The present invention includes a computer-implemented method for managing risk related to a security risk event. Information relating to a security risk event is received by a computerized system which can structure the information received according to risk variables. The computerized system can also calculate a security level using the structured information and a set of relationships established between the risk variables.
 The security level can include an indication of an amount of risk that a breach of security may occur relating to the security risk event, a security confidence level indicative of how secure a particular facility can be made relative to a particular security risk event, a security confidence level indicative of how secure a particular practice can be made relative to a particular security risk event or a security maintenance level indicative of a level of security that should be maintained in relation to an analyzed security risk event.
 A suggested security measure can also be generated according to the security level and structured information. The suggested security measure can include, for example, physical protection of media containing information relating to the transaction, physical protection of a facility or building associated with the security risk, or notifying an authority regarding potential breach of security.
 The suggested security measure and the security level calculated can be stored and utilized for reporting.
 In another aspect of the invention, branding can be associated with the suggested security measure according to the set of relationships between the risk variables. Similarly, a level of analysis utilized in the calculation of the security level can be rated according to a classification.
 The calculation can include a level of weighting associated with a category of risk variables, aggregating multiple weightings of risk variables, a relationship algorithm that determines which variables effect other variables or a relationship algorithm setting forth how data included in a first variable can effect a weighting for a second variable. The security level can also be recalculated responsive to new information received or responsive to a progression of a chronology of events.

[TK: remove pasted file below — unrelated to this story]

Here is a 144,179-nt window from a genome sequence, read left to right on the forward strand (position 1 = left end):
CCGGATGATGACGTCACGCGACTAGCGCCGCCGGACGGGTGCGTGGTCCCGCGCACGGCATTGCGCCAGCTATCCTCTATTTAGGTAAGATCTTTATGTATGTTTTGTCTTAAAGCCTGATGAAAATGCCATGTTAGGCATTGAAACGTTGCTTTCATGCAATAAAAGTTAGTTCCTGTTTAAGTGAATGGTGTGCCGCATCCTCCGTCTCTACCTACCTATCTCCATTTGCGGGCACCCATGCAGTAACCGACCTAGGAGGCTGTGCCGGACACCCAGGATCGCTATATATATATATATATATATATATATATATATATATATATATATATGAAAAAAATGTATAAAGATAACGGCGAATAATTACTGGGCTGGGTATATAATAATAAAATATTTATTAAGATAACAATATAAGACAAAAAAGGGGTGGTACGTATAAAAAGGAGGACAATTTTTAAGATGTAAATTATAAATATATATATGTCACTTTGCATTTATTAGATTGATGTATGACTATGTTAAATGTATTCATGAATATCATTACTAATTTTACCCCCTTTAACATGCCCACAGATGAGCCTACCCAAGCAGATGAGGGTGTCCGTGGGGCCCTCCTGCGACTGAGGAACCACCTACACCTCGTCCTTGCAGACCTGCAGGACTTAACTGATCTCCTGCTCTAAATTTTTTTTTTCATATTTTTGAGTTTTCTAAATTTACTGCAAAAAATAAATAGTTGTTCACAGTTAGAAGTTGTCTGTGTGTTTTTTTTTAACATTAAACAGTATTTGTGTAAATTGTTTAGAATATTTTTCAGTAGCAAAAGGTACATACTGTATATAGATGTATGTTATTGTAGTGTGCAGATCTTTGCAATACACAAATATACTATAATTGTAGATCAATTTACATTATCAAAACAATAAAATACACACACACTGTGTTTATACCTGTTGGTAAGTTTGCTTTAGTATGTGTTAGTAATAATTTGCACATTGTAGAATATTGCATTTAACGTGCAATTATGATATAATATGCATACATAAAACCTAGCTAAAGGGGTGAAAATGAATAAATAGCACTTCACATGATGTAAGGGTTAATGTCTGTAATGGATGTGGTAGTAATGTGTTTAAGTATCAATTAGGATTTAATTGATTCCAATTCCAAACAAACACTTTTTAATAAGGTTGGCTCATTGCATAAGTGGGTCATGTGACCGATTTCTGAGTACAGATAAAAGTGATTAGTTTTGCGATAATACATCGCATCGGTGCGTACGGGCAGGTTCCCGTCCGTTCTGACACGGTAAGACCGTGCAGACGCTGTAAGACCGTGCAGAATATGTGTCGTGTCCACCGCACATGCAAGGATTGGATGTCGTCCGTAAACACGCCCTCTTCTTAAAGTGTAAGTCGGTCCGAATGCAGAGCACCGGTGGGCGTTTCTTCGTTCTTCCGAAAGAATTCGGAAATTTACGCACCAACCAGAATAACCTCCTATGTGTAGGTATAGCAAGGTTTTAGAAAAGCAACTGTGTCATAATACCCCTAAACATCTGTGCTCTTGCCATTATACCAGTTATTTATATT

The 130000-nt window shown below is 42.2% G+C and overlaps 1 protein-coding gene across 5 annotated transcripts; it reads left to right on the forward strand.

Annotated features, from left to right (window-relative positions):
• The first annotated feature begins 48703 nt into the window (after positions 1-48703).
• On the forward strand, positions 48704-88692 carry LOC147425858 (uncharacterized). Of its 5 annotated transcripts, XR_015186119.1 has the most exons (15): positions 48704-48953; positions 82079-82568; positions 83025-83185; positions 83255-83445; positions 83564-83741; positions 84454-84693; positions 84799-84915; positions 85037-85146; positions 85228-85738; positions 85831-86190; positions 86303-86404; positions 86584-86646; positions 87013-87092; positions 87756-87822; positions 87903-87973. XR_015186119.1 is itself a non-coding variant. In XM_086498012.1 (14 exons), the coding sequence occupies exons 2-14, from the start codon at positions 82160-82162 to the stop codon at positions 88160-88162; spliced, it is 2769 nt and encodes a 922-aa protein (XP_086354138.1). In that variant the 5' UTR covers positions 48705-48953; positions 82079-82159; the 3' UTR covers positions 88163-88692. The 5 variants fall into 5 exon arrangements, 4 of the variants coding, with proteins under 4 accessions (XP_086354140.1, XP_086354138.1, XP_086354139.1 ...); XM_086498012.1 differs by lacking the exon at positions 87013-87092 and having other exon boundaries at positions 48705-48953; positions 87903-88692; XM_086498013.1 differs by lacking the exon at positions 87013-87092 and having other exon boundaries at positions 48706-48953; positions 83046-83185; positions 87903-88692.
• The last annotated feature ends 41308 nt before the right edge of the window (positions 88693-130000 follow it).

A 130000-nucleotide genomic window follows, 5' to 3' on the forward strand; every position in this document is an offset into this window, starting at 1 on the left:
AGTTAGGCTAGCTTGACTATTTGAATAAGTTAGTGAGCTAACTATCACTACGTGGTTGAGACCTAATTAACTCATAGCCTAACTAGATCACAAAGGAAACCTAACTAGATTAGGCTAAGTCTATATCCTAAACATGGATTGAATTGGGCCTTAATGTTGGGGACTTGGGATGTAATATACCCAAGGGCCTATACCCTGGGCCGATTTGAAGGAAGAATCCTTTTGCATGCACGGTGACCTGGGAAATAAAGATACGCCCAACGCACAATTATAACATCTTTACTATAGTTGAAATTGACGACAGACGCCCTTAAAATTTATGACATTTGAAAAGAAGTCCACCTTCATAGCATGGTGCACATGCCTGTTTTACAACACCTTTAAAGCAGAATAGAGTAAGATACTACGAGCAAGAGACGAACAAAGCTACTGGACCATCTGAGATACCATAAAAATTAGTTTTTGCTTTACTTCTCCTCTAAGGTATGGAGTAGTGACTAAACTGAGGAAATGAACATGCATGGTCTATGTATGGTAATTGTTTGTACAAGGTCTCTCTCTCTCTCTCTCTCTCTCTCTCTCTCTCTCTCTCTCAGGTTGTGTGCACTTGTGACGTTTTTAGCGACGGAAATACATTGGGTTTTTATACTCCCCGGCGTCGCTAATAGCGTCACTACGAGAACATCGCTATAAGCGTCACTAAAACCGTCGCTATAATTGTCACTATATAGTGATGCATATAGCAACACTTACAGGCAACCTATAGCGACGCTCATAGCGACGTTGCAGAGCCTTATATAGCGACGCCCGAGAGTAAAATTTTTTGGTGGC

In another aspect, a computer system for providing security risk management can include a computer server that is accessible with a network access device via a communications network and executable software stored on the server and executable on demand via the network access device. The software is operative with the server to receive information relating to security risk management criteria and calculate a security risk level.
 Other embodiments can include a computer executable program code residing on a computer-readable medium or a computer data signal embodied in a digital data stream. Various features and embodiments are further described in the following figures, drawings and claims.
DESCRIPTION OF THE DRAWINGS
 FIG. 1 illustrates a block diagram which can embody the present invention.
 FIG. 2 illustrates a network on computer systems that can embody a security risk management system.
 FIG. 3 illustrates a flow of exemplary steps that can be executed in practicing security risk management.
 FIG. 4 illustrates an exemplary graphical user interface that can be utilized with the present invention.
 The present invention includes a computerized method and system for managing security risk, including risk related to physical, informational, communication and surveillance. Risk associated with a breach of security is analyzed and quantified according to weighted risk variables. The analysis is accomplished by a computerized security risk management (SRM) system 104 which receives information relating to physical and surveillance risk and structures the information such that it can be related to risk variables and a security risk level can be calculated according to a relevance of associated risk variables. The security risk level can be indicative of the amount of risk that a breach of security may occur relating to a particular event or facility. Similarly, a security confidence level can be indicative of how secure a particular facility or practice can be made relative to a particular security risk event and a security maintenance level can be indicative of a level of security that should be maintained in relation to an analyzed security risk event or other risk subject.